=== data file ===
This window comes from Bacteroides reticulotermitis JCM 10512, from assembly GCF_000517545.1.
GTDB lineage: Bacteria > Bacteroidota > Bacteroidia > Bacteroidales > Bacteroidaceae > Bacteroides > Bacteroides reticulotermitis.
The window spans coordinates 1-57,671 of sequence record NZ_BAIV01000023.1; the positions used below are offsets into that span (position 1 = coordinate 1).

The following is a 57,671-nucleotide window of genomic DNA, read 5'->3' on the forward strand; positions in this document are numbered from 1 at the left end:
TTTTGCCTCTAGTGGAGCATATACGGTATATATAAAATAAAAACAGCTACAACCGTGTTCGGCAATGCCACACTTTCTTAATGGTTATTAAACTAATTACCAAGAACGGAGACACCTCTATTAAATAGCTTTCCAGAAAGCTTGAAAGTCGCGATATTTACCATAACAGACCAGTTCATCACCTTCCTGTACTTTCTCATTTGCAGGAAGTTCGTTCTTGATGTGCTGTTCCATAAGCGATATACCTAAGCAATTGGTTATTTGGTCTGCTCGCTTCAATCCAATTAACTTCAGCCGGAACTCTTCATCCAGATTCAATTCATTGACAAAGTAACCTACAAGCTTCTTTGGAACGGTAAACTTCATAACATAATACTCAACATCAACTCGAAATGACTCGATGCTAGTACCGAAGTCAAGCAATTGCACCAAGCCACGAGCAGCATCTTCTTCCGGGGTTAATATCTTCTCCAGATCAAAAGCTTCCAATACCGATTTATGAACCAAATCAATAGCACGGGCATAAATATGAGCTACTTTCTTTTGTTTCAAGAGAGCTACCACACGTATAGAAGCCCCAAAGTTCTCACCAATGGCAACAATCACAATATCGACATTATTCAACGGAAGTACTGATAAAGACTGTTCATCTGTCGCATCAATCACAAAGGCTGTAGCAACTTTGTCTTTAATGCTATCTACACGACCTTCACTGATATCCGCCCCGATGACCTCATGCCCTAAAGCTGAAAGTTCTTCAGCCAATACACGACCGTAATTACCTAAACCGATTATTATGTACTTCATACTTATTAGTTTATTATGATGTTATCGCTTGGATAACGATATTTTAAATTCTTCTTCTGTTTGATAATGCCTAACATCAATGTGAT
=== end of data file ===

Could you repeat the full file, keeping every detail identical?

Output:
This window comes from Bacteroides reticulotermitis JCM 10512, from assembly GCF_000517545.1.
GTDB lineage: Bacteria > Bacteroidota > Bacteroidia > Bacteroidales > Bacteroidaceae > Bacteroides > Bacteroides reticulotermitis.
The window spans coordinates 1-57,671 of sequence record NZ_BAIV01000023.1; the positions used below are offsets into that span (position 1 = coordinate 1).

The following is a 57,671-nucleotide window of genomic DNA, read 5'->3' on the forward strand; positions in this document are numbered from 1 at the left end:
TTTTGCCTCTAGTGGAGCATATACGGTATATATAAAATAAAAACAGCTACAACCGTGTTCGGCAATGCCACACTTTCTTAATGGTTATTAAACTAATTACCAAGAACGGAGACACCTCTATTAAATAGCTTTCCAGAAAGCTTGAAAGTCGCGATATTTACCATAACAGACCAGTTCATCACCTTCCTGTACTTTCTCATTTGCAGGAAGTTCGTTCTTGATGTGCTGTTCCATAAGCGATATACCTAAGCAATTGGTTATTTGGTCTGCTCGCTTCAATCCAATTAACTTCAGCCGGAACTCTTCATCCAGATTCAATTCATTGACAAAGTAACCTACAAGCTTCTTTGGAACGGTAAACTTCATAACATAATACTCAACATCAACTCGAAATGACTCGATGCTAGTACCGAAGTCAAGCAATTGCACCAAGCCACGAGCAGCATCTTCTTCCGGGGTTAATATCTTCTCCAGATCAAAAGCTTCCAATACCGATTTATGAACCAAATCAATAGCACGGGCATAAATATGAGCTACTTTCTTTTGTTTCAAGAGAGCTACCACACGTATAGAAGCCCCAAAGTTCTCACCAATGGCAACAATCACAATATCGACATTATTCAACGGAAGTACTGATAAAGACTGTTCATCTGTCGCATCAATCACAAAGGCTGTAGCAACTTTGTCTTTAATGCTATCTACACGACCTTCACTGATATCCGCCCCGATGACCTCATGCCCTAAAGCTGAAAGTTCTTCAGCCAATACACGACCGTAATTACCTAAACCGATTATTATGTACTTCATACTTATTAGTTTATTATGATGTTATCGCTTGGATAACGATATTTTAAATTCTTCTTCTGTTTGATAATGCCTAACATCAATGTGAT